Opinion differs on whether these official live versions improve upon the studio originals, but it's my opinion that they don't. They stand out a little more when isolated from the filler tracks on the studio release, but the mixing of instruments just isn't right on this release. We get to hear Gilmour's nice solo for 'Sorrow' in full, rather than the canonical rubbish fade-out, but the trademark Floyd sax can barely be heard, it's so low in the mix. Gilmour's gruff vocals are more grating than ever through this live show, even affecting the best song on disc one, the spacey prog classic 'Shine On You Crazy Diamond (Parts I-V).' The perfectionist attitude to studio production of the band's 70s albums means that live versions will always seem somewhat inferior.

Disc 2

Put simply, and correctly (excluding 'Shine On'), disc one represents 'new stuff' and disc two features 'the classics.' All of these songs stem from the band's creative and successful peak throughout the 70s, showcasing every album from this classic period apart from the always overlooked 'Animals.' As I suggested above, none of these versions improve on the studio originals, but the collection is rendered collectable and valid for the band's rare 'improvisations' (however tried-and-tested that 'Money' jam may be) and departures from the rigid format of the original songs.

As with disc one, there are issues with production which affect the vocals and subsidiary instruments, including whatever the sound effects are projected from, as the iconic chimes and cash registers are so comparatively quiet against the instruments, it takes some time to notice that 'Time' has even started. Mason's rolling drum intro to that song also sounds much weaker than in the studio and other live versions, yet Gilmour's guitar always emerges from the mix unscathed. Conspiracy theorists could suggest an agenda behind emphasising the band's new 'leader' figure in Gilmour, but such people also claim that 'Dark Side of the Moon' was secretly created to synchronise flawlessly as the soundtrack to 'The Wizard of Oz,' despite the fact that the band clearly didn't intend this, and that it doesn't, even, anyway.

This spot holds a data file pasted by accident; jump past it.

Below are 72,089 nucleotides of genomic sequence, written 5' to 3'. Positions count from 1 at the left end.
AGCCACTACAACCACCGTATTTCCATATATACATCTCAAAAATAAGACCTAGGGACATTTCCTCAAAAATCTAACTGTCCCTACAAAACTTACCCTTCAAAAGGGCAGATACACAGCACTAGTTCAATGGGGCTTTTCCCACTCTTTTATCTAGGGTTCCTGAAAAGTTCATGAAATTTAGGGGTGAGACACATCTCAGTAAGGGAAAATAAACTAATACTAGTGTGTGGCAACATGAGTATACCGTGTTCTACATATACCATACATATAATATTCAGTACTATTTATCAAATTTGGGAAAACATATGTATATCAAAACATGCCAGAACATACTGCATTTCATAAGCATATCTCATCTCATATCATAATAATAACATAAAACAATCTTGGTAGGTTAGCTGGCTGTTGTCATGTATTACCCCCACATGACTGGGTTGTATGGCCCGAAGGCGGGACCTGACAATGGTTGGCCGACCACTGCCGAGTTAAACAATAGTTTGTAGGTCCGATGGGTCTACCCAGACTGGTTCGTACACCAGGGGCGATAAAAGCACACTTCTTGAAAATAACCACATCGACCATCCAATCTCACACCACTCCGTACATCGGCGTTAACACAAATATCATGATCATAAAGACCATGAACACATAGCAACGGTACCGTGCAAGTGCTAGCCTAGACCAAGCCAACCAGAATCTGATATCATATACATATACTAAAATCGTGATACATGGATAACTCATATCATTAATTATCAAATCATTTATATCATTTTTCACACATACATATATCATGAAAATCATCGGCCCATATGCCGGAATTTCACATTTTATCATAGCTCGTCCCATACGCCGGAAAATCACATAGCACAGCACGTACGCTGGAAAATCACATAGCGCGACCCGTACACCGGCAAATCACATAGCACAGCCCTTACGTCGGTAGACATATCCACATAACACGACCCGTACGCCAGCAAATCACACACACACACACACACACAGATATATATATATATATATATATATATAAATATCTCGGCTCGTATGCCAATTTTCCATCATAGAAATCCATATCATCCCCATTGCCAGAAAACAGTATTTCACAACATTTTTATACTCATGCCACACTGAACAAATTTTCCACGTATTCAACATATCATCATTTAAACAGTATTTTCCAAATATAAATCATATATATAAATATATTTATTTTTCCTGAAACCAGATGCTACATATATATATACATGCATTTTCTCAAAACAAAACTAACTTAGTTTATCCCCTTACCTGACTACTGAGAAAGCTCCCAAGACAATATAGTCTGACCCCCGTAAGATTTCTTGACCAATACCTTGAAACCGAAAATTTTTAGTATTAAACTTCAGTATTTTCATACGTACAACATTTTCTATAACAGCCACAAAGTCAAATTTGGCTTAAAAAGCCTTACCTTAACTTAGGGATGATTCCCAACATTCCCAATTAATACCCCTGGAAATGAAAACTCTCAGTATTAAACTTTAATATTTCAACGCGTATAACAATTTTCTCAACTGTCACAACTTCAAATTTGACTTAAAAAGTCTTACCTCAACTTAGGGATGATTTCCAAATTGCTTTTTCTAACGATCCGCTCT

The rocky instrumental 'One of These Days' is perhaps the best cut here and, as something of a jam piece, benefits from the full band live presence. Even so, the volume levelling spoils the 'twist' half-way through as the song breaks into a faster, louder piece, as the difference between the two sections isn't as pronounced as it needs to be. Everything that follows is by-the-numbers Floyd live favourites: the afore-mentioned 'Time' is joined by its studio counterparts 'Money' and 'Us & Them,' the former extended to ten minutes by extending the sax solo and then simply repeating the infamous 7/4 riff for longer than necessary.